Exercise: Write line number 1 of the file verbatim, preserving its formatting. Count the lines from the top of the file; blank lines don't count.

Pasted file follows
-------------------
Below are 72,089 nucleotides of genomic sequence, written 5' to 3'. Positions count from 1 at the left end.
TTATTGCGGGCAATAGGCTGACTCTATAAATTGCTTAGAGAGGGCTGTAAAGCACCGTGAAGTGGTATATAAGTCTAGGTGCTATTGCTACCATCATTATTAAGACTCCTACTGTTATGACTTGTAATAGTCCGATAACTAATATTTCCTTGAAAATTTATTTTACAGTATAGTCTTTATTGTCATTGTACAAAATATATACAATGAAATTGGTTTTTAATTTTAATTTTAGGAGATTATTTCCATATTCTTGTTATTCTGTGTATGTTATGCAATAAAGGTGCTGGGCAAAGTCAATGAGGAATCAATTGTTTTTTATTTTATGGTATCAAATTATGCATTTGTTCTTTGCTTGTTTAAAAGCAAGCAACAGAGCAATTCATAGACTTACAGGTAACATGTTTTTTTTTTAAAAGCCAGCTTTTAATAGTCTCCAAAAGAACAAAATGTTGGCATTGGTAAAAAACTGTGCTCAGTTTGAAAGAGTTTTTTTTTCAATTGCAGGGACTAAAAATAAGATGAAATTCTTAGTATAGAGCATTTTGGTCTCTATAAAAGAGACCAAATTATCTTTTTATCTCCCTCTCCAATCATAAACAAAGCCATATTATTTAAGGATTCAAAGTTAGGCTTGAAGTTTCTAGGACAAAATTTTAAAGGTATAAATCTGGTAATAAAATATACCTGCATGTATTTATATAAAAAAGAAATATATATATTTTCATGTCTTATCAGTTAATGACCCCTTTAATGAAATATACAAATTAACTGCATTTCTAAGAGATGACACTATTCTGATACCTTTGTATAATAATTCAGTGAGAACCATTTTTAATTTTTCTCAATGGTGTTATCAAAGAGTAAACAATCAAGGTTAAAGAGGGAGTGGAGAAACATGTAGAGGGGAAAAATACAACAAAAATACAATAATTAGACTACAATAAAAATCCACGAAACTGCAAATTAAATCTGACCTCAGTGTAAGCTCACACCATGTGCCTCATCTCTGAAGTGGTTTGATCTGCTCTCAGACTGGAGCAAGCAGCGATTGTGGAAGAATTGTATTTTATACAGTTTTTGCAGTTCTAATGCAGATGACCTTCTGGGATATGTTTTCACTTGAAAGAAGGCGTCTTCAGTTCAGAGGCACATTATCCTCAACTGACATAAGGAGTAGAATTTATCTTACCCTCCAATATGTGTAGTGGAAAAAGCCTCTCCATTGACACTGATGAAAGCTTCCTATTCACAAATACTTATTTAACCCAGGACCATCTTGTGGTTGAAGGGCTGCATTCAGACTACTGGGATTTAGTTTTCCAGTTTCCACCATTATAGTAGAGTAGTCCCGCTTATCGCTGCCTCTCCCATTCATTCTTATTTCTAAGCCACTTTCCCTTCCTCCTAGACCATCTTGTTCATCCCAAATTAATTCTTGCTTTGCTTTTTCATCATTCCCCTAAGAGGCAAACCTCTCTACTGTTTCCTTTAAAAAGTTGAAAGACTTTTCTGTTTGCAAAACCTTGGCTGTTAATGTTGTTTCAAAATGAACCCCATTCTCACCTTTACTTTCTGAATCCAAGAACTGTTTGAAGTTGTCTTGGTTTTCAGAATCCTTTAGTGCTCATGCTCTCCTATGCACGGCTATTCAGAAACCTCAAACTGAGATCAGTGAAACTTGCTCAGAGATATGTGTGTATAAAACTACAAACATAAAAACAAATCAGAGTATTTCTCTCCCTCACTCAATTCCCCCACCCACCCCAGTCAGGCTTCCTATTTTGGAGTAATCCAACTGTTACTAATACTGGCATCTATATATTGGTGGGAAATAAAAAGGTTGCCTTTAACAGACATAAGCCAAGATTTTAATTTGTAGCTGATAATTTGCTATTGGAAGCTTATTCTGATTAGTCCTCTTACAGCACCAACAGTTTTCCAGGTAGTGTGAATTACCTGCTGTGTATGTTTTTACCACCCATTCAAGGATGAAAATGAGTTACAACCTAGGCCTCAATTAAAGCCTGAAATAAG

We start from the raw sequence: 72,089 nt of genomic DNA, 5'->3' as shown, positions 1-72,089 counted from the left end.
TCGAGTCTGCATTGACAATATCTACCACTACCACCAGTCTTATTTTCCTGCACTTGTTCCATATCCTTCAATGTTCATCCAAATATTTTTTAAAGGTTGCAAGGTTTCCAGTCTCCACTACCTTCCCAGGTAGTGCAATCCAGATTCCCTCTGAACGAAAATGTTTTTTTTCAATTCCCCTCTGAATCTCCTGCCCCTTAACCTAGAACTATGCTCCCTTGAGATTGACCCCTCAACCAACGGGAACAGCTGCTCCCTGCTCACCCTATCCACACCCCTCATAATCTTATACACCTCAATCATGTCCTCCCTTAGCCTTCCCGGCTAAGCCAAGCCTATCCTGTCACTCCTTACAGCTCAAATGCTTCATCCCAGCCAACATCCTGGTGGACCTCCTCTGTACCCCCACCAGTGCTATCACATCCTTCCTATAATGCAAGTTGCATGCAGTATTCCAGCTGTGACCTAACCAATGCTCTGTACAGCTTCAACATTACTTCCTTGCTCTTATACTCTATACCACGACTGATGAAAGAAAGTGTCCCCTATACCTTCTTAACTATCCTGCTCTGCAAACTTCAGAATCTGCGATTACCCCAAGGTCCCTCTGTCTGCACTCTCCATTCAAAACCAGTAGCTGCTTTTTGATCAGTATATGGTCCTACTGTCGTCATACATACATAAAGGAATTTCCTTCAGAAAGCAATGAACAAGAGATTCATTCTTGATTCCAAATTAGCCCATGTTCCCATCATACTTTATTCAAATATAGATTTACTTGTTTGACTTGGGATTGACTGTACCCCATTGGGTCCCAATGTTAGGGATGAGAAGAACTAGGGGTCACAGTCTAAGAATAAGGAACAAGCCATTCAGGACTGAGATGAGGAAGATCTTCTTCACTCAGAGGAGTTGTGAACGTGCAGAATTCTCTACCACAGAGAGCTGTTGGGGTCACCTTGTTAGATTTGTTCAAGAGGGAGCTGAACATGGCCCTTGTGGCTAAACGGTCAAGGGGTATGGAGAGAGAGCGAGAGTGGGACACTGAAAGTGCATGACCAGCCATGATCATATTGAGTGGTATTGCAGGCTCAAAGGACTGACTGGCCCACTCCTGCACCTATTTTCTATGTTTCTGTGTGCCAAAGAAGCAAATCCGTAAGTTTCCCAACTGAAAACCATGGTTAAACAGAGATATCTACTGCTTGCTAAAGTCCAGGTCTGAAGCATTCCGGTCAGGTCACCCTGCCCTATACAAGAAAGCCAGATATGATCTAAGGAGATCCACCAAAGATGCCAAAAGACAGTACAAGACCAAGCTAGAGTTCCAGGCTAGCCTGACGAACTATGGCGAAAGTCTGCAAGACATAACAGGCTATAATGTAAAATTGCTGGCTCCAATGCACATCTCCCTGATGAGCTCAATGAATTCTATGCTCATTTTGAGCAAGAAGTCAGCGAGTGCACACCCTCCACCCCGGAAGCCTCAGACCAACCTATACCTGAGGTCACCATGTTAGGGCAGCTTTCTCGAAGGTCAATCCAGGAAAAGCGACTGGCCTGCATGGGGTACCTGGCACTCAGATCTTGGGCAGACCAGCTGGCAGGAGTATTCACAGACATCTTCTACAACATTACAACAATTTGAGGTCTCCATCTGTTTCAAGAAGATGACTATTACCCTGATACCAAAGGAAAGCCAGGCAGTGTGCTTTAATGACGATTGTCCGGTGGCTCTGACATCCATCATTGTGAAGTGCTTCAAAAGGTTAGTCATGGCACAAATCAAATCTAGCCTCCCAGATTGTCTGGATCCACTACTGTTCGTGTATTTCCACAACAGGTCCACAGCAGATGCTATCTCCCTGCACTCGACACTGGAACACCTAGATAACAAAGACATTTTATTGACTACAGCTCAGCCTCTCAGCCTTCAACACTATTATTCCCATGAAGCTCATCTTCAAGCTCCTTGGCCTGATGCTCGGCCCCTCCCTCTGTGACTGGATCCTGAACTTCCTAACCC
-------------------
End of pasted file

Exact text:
Below are 72,089 nucleotides of genomic sequence, written 5' to 3'. Positions count from 1 at the left end.